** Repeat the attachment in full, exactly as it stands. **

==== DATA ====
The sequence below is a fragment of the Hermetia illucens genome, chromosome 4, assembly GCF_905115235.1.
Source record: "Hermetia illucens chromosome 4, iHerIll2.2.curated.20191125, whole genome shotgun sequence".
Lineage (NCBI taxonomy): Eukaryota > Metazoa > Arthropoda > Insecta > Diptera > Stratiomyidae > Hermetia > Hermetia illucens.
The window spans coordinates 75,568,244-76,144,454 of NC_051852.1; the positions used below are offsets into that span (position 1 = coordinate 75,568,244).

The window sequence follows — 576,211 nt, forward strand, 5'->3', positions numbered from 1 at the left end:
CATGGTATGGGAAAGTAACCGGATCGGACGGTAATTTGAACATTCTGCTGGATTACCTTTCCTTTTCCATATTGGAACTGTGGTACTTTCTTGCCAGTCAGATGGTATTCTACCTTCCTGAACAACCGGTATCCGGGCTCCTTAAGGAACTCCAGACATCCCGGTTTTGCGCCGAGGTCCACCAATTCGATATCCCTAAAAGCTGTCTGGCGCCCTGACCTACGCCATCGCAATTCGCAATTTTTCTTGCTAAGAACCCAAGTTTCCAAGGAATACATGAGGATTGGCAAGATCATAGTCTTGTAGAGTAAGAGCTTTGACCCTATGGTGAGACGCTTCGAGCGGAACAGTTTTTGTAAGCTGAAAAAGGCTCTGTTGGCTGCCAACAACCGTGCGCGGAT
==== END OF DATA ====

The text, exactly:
The sequence below is a fragment of the Hermetia illucens genome, chromosome 4, assembly GCF_905115235.1.
Source record: "Hermetia illucens chromosome 4, iHerIll2.2.curated.20191125, whole genome shotgun sequence".
Lineage (NCBI taxonomy): Eukaryota > Metazoa > Arthropoda > Insecta > Diptera > Stratiomyidae > Hermetia > Hermetia illucens.
The window spans coordinates 75,568,244-76,144,454 of NC_051852.1; the positions used below are offsets into that span (position 1 = coordinate 75,568,244).

The window sequence follows — 576,211 nt, forward strand, 5'->3', positions numbered from 1 at the left end:
CATGGTATGGGAAAGTAACCGGATCGGACGGTAATTTGAACATTCTGCTGGATTACCTTTCCTTTTCCATATTGGAACTGTGGTACTTTCTTGCCAGTCAGATGGTATTCTACCTTCCTGAACAACCGGTATCCGGGCTCCTTAAGGAACTCCAGACATCCCGGTTTTGCGCCGAGGTCCACCAATTCGATATCCCTAAAAGCTGTCTGGCGCCCTGACCTACGCCATCGCAATTCGCAATTTTTCTTGCTAAGAACCCAAGTTTCCAAGGAATACATGAGGATTGGCAAGATCATAGTCTTGTAGAGTAAGAGCTTTGACCCTATGGTGAGACGCTTCGAGCGGAACAGTTTTTGTAAGCTGAAAAAGGCTCTGTTGGCTGCCAACAACCGTGCGCGGAT